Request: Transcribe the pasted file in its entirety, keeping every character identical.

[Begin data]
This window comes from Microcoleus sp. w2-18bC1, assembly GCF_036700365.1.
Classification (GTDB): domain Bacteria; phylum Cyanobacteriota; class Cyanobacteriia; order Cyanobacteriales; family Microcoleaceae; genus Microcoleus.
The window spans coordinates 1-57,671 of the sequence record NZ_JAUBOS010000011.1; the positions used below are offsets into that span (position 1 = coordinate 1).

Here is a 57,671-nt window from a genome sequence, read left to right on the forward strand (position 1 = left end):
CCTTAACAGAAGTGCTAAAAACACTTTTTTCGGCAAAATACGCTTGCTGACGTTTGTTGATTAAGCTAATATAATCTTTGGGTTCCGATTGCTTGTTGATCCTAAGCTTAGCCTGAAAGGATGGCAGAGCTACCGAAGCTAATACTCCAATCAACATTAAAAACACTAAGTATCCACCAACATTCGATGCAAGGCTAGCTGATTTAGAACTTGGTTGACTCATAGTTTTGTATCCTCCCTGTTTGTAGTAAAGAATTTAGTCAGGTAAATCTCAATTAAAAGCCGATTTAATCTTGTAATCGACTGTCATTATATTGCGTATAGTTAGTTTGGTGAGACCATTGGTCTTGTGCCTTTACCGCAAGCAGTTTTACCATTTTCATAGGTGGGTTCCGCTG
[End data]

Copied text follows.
This window comes from Microcoleus sp. w2-18bC1, assembly GCF_036700365.1.
Classification (GTDB): domain Bacteria; phylum Cyanobacteriota; class Cyanobacteriia; order Cyanobacteriales; family Microcoleaceae; genus Microcoleus.
The window spans coordinates 1-57,671 of the sequence record NZ_JAUBOS010000011.1; the positions used below are offsets into that span (position 1 = coordinate 1).

Here is a 57,671-nt window from a genome sequence, read left to right on the forward strand (position 1 = left end):
CCTTAACAGAAGTGCTAAAAACACTTTTTTCGGCAAAATACGCTTGCTGACGTTTGTTGATTAAGCTAATATAATCTTTGGGTTCCGATTGCTTGTTGATCCTAAGCTTAGCCTGAAAGGATGGCAGAGCTACCGAAGCTAATACTCCAATCAACATTAAAAACACTAAGTATCCACCAACATTCGATGCAAGGCTAGCTGATTTAGAACTTGGTTGACTCATAGTTTTGTATCCTCCCTGTTTGTAGTAAAGAATTTAGTCAGGTAAATCTCAATTAAAAGCCGATTTAATCTTGTAATCGACTGTCATTATATTGCGTATAGTTAGTTTGGTGAGACCATTGGTCTTGTGCCTTTACCGCAAGCAGTTTTACCATTTTCATAGGTGGGTTCCGCTG